4 For all their sophistication, these tools are only as good as the way they are applied. Reg Moses, the president and CEO of Aprais Asia-Pacific, says the effectiveness of planning tools can be hindered by failings on both the client and agency side. “Since tools are usually complicated and expensive, they are not really used properly by agencies. Sometimes clients also do not give enough time to agencies to use them. In some cases agencies need to pay a royalty to use a tool, which escalates costs for them.”
5 These tools work in favour of media agencies as a group, as they present marketing effectiveness as principally the result of media choice. However, their critics say they cannot account for the creative idea, and reduce marketing to a by-the-numbers discipline with no room for gut instinct.
“This has always been the problem of media agencies – they think impact is independent of content,” says Hari Ramanathan, regional creative planner at Y&R Brands. “They will argue this helps them take calculated risks, but media agencies are always trying to negate the impact of content.”
Ultimately, perhaps, media planning tools are simply becoming the latest weapon in the fight between creative and media agencies for control of clients’ budgets.
Media tools… media planning is increasingly being portrayed as a science
What it means for…
* Ignore the jargon. Ask for relevant case studies from brands in your sector. The best way to benchmark an agency’s effectiveness is by analysing how the planning processes and tools have been used for different brands and the results these tools have delivered.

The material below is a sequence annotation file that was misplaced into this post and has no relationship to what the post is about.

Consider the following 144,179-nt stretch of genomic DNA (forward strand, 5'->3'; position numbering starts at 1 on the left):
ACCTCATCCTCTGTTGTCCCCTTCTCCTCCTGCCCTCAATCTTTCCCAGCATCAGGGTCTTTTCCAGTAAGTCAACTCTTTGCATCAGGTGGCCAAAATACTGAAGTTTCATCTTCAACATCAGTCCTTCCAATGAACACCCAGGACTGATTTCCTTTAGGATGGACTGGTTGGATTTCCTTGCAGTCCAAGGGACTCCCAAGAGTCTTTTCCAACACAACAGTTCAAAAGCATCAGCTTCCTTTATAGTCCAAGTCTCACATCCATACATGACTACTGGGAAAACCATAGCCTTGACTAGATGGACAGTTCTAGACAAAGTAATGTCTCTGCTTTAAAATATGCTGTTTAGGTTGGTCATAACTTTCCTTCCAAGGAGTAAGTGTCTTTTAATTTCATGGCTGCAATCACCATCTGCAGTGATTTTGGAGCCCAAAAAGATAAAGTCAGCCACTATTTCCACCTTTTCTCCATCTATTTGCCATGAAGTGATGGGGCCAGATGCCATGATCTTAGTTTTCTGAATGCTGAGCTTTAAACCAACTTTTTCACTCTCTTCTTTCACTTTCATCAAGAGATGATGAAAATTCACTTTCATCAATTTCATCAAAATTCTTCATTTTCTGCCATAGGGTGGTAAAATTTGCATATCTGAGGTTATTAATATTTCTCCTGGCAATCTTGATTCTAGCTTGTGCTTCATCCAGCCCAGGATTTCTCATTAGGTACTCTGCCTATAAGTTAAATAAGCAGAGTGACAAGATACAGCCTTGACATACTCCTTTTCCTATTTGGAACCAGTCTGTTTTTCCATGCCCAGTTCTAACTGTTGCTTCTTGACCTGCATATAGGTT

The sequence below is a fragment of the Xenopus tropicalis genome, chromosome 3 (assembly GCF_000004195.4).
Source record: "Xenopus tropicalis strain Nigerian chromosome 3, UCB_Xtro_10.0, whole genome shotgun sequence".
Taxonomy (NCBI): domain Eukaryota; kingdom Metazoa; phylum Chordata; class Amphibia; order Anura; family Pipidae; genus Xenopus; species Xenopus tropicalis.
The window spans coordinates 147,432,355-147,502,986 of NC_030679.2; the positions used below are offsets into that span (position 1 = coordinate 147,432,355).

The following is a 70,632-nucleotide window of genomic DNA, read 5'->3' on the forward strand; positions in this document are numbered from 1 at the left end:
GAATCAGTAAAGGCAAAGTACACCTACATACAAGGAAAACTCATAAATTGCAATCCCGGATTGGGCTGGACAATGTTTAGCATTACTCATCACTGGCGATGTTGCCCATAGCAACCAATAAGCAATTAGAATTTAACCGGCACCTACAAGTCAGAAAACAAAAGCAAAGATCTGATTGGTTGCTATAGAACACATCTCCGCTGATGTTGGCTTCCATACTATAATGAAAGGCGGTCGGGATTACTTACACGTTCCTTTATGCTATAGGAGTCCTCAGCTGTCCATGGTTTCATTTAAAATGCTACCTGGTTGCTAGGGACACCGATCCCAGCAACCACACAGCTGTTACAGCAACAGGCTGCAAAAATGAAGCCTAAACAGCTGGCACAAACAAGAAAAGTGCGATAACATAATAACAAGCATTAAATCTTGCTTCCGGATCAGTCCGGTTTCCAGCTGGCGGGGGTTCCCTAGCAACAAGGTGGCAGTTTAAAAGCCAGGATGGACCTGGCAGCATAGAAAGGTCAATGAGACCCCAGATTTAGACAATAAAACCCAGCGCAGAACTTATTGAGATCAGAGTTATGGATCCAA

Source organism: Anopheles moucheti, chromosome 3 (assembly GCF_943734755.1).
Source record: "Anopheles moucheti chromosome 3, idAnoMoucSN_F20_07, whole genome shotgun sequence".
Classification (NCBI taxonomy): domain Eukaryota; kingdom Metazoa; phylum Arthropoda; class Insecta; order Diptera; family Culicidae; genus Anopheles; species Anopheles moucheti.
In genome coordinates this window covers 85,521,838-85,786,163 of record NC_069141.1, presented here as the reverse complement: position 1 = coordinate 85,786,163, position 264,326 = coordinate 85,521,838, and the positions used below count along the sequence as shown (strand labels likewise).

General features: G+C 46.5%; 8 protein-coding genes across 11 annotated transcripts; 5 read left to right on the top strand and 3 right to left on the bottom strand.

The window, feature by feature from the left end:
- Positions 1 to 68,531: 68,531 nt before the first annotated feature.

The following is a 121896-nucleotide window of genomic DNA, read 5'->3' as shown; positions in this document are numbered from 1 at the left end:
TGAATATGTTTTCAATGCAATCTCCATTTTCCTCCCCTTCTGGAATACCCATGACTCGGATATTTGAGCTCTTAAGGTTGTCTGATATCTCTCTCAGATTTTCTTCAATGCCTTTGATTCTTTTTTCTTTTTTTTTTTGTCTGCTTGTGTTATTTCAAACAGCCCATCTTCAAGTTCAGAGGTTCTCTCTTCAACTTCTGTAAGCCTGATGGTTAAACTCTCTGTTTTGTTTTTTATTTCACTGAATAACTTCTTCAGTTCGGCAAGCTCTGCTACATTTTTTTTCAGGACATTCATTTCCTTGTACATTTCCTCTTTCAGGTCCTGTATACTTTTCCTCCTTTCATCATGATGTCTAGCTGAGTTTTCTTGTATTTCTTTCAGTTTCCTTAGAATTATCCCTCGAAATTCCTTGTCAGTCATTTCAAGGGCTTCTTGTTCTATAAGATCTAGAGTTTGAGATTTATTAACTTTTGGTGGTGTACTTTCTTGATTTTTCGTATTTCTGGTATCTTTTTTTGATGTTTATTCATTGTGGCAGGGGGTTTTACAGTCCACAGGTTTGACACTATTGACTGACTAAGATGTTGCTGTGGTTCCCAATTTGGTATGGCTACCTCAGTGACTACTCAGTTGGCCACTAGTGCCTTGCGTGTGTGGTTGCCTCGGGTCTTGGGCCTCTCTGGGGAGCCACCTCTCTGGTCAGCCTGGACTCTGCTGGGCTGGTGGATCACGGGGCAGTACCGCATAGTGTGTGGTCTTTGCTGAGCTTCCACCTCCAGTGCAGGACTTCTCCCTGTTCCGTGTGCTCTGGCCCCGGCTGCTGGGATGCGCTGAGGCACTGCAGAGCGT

* Is what you see what you get? Make sure that processes and approaches demonstrated during the pitch are actually applied after you’ve handed a media agency your business. Sporadic or inconsistent use of tools can do more harm than good.
* Find out how an agency can customise its tools. A tool might have originated in the US and be wonderfully effective there. But has it been customised for your region?
* Tools cost a lot of money. Question media agencies on how much of your fees is going on the latest planning gizmo.
* Challenge your media agency. Ask agency staff of varying seniority to explain – in no more than a sentence – why their planning tools are better than their rival’s next door.
* A point of difference. Yes. many planning tools do similar things. But if a tool gives an agency a capability that is genuinely unique and gives a competitive edge – particularly in newer services such as branded content – shout it from the hilltops.
* A lot of money. Tools are expensive, so agencies must decide carefully whether they invest in tools that make them better at what they are already good at. or basically competent in a new discipline. There is a danger that agencies spread themselves too thin in the race to be all things to all clients.
Copyright Haymarket Business Publications Ltd. Jul 24, 2008
(c) 2008 Media; Asia’s Newspaper for Media, Marketing and Advertising. Provided by ProQuest LLC. All rights Reserved.